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Is Drinking the Pulp in Orange Juice Healthier Than Drinking No Pulp?

I don’t like pulp in my orange juice. This is all just my personal preference, but I prefer drinking without the feeling of bits of pulp going down my throat. When I drink to quench my thirst, I want my drinks to be like water: clean, crisp, and no little bits that remain in my mouth after I drink.

Recently, however, I was told that drinking pulp in orange juice is a much healthier option. Apparently, the additional pulp contains nutrients that you can’t find in regular no-pulp orange juice. But just how true is this? I did the research to find out just how healthy drinking orange juice pulp is.

What’s in Orange Juice Pulp?

Natural orange juice comes from different types of oranges available in different locations. Oranges are a type of citrus fruit, which means it shares similarities with other citruses like lemons, grapefruits, and limes. Their similarities include the peel, the zest, the pith, and the segments that make it easy to pick apart citrus fruits by segments called a “locule.”

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The space between every locule is filled with juice vesicles (also known as citrus kernels) which are membranes filled with the fruit’s juices. If you take an orange slice and peel back the skin (that’s actually the locule), you can see it filled with kernel-like bits. These vesicles, whether they’re still full of juices or already squeezed of its juices, are what’s known as the pulp. It is a natural substance and is where orange juice comes from. When you eat an orange slice, you’re actually just squeezing the juice out of the pulp and then eating the pulp.

How Orange Juice is Made

Orange juice can be easily made at home (either by hand, with a manual orange juicer, or an electric fruit juicer) or by purchasing orange juice from a fruit juice seller or from your supermarket. And just like pink lemonade that started as lemonade and strawberry juice, it can also be made with orange-flavored powder, though it isn’t as healthy.

Unlike other relatively healthy drinks like peach water, you don’t need to add water to make juice. If you’re looking for pure orange juice, it’s best to make it at home since you know it’s just orange juice. Some companies that sell orange juice add sugars, syrups, orange-flavored concentrates, and preservatives, so it might not be pure orange juice. Here’s an example of a company that makes pure orange juice.

Part of orange juice production is determining how much or how little pulp there will be. Some offer plenty of pulp, some less, while most generally offer pulp-free juice. However, some brands in the market offer “juicy pulp,” which is an orange juice pulp that isn’t squeezed; when you bite into it, the pulp releases even more orange juice.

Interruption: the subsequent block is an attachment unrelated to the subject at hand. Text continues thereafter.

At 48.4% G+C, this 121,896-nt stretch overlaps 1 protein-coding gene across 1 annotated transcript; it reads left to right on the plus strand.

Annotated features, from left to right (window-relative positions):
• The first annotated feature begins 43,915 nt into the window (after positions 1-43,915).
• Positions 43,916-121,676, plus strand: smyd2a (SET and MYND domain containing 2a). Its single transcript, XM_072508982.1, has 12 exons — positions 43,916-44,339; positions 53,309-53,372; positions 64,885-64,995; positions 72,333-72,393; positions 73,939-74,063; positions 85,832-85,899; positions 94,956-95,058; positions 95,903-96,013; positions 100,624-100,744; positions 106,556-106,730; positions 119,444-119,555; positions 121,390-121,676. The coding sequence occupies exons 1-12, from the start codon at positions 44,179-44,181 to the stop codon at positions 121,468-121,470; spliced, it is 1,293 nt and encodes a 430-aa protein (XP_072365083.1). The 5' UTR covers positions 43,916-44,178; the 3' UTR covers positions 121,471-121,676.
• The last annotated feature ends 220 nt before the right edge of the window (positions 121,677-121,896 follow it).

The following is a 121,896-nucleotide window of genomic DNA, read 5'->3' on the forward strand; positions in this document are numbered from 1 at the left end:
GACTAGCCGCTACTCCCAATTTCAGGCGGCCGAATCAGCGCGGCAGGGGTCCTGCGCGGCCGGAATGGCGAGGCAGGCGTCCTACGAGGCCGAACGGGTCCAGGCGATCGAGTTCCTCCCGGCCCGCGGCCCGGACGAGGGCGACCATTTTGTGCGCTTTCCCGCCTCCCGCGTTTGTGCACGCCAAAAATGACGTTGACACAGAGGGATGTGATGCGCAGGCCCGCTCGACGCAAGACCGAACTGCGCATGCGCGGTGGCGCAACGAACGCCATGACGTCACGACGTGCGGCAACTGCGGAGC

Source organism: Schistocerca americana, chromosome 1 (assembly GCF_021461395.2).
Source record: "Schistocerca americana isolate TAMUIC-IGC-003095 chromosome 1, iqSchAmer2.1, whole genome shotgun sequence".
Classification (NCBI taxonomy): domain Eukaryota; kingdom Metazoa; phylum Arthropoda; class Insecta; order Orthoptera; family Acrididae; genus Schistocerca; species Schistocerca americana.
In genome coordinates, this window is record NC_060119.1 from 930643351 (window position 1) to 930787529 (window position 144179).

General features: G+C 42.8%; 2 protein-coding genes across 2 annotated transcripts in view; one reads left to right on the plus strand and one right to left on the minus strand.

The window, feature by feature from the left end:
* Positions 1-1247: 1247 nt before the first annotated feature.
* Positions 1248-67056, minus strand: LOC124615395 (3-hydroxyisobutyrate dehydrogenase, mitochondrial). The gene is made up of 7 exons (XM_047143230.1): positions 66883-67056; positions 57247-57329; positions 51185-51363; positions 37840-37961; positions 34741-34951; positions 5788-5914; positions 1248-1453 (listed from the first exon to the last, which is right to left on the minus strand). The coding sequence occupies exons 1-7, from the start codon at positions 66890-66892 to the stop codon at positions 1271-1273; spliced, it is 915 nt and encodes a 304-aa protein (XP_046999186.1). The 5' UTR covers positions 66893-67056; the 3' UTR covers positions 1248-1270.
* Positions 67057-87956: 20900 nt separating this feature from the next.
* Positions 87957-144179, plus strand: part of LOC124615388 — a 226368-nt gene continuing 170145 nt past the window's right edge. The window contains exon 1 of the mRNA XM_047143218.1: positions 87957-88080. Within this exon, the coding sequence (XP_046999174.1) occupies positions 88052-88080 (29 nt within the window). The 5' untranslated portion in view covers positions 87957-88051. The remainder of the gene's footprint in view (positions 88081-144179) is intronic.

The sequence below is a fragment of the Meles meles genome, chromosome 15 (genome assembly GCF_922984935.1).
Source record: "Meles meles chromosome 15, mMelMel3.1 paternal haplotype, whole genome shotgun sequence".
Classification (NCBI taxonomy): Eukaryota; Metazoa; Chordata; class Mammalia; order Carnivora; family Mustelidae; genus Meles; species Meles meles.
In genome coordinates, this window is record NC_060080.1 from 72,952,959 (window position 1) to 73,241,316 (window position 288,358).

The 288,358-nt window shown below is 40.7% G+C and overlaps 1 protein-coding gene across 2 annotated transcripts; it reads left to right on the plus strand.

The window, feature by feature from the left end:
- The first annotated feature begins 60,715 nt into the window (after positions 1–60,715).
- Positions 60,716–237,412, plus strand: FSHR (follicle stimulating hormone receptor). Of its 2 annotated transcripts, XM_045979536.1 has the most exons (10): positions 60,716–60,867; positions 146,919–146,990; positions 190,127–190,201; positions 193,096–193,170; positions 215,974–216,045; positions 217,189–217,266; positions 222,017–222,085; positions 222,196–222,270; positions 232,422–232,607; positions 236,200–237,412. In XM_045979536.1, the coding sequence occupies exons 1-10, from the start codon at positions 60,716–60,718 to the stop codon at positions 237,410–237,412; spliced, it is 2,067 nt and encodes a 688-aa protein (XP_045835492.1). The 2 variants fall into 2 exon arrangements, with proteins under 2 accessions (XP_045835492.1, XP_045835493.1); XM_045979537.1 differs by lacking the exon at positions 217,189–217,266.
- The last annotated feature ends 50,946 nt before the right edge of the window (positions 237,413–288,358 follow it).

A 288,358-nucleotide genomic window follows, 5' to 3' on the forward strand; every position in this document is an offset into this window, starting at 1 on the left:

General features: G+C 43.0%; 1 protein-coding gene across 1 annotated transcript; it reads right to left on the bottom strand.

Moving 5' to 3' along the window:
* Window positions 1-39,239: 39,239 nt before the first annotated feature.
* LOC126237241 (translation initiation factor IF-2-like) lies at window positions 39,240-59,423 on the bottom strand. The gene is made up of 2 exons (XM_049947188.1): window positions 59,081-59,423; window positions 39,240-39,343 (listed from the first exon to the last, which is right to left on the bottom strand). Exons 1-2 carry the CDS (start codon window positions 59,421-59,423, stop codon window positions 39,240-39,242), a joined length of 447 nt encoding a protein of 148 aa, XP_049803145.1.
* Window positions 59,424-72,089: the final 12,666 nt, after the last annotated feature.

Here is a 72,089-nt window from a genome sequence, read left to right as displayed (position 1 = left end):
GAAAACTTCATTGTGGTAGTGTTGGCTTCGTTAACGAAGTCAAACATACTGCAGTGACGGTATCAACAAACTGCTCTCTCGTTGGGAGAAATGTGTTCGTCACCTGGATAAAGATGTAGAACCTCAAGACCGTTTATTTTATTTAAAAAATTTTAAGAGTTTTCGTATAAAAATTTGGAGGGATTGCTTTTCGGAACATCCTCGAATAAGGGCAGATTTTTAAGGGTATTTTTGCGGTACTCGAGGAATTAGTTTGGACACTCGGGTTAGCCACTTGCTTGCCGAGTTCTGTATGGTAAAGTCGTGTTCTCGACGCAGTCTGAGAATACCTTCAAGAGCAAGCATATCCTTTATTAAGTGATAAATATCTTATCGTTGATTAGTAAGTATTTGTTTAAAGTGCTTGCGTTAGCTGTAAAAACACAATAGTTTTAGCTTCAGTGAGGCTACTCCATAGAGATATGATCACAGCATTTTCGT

Drinking Pulp in Orange Juice: Is Pulp Healthier vs. No Pulp?

When you drink fresh and pure orange juice without the pulp, the biggest nutrient you’re getting from it is vitamin C. Vitamin C can benefit your body in ways such as preventing common colds, preventing skin wrinkles, and keeping your immune system healthy. However, when you drink an orange’s juice instead of eating one (and thus leaving the pulp, locule, and the rest of the bits you can eat behind), you might be missing out on the nutrient-filled parts of the orange fruit.

benefits of vitamin c on orange juice

For example, did you know that those white stringy things in the inner part of each orange slice are how orange fruits get their nutrients from the tree as it develops? While the health benefits of eating one of these “strings” are very small to notice, you can see how much nutrients are missed out of you skip out on the solid bits of the orange.

Although there are no studies to show how effective orange pulp is, the pulp is rich in fiber.

Fiber helps with bowel movement as well as managing cholesterol and sugar levels. It’s also good at keeping your digestive system’s good bacteria in check.

However, orange pulp is very small and very minimal. A glass of orange juice with pulp shouldn’t really be considered a part of your fiber serving per day (38 grams for the average man and 25 grams for women), but you get more fiber when you eat a raw orange fruit since you’re eating all the pulp.

Is Drinking Orange Juice with Pulp Always the Healthier Option?

couple slicing fresh oranges

Technically speaking, it’s not always the healthiest. For example, if you make freshly squeezed orange juice at home and strain it so you’re drinking no pulp, it’s still much healthier than store-bought orange juice filled with pulp but is loaded with sugar and orange concentrate. The health benefits of drinking pulp are basically canceled out if you’re downing plenty of sugar. So, just because you’re drinking “low pulp” or “more pulp,” does not mean you’re drinking healthy.

In terms of quenching your thirst, pure water is still the healthiest option. Not only does it have no added sugars and preservatives, but some water products can be added with minerals and other nutrients to give you your daily nutrients to function. Orange juice (and fruit juices in general, even if it’s pure fruit juice) should be taken in moderation. This means too much and you’re doing more harm than good to your body.

Orange juice with pulp can have health benefits, but it’s so minimal that no studies have ever proven that orange juice with pulp is healthier than it is without. Ideally, if you’re going to drink orange juice, the healthiest you can get is one that’s freshly squeezed and has no sugars or preservatives. Otherwise, just eat an orange raw. It’s just as nutritious and you’re also eating the edible bits that don’t make its way into your glass.

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